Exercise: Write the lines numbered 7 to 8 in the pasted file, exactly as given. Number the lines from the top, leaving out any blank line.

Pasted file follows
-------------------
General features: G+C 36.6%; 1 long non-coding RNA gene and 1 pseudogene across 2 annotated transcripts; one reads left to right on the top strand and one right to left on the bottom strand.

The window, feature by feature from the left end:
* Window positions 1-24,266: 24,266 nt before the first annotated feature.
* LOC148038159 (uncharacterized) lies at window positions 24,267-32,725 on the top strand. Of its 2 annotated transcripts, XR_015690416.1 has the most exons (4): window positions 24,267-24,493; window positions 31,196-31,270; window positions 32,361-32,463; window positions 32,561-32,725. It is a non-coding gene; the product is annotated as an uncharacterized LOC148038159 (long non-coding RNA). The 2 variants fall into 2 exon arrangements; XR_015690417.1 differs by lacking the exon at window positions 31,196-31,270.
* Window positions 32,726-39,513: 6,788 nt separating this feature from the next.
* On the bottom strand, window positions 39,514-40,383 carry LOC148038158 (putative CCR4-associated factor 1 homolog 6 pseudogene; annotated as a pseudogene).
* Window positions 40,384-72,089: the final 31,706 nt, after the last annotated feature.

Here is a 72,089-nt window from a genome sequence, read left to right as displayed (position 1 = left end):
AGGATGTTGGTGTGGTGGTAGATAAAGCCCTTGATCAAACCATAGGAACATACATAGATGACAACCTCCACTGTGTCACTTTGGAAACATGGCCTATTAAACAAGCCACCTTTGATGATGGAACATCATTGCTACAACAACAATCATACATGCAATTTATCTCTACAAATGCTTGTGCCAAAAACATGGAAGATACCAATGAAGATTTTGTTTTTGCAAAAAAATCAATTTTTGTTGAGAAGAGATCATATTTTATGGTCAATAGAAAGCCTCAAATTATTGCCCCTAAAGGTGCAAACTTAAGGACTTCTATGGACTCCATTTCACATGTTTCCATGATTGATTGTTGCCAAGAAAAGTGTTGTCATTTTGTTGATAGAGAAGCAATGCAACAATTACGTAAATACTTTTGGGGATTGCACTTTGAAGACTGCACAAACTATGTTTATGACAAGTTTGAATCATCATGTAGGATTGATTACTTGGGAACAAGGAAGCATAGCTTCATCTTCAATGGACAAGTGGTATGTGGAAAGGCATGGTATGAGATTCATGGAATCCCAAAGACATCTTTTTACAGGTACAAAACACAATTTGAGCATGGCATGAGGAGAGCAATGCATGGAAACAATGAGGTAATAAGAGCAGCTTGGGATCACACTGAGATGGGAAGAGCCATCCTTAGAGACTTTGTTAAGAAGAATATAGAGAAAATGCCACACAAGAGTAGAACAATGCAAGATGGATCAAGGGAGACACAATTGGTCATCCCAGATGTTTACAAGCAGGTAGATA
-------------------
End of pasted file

* Window positions 40,384-72,089: the final 31,706 nt, after the last annotated feature.

Here is a 72,089-nt window from a genome sequence, read left to right as displayed (position 1 = left end):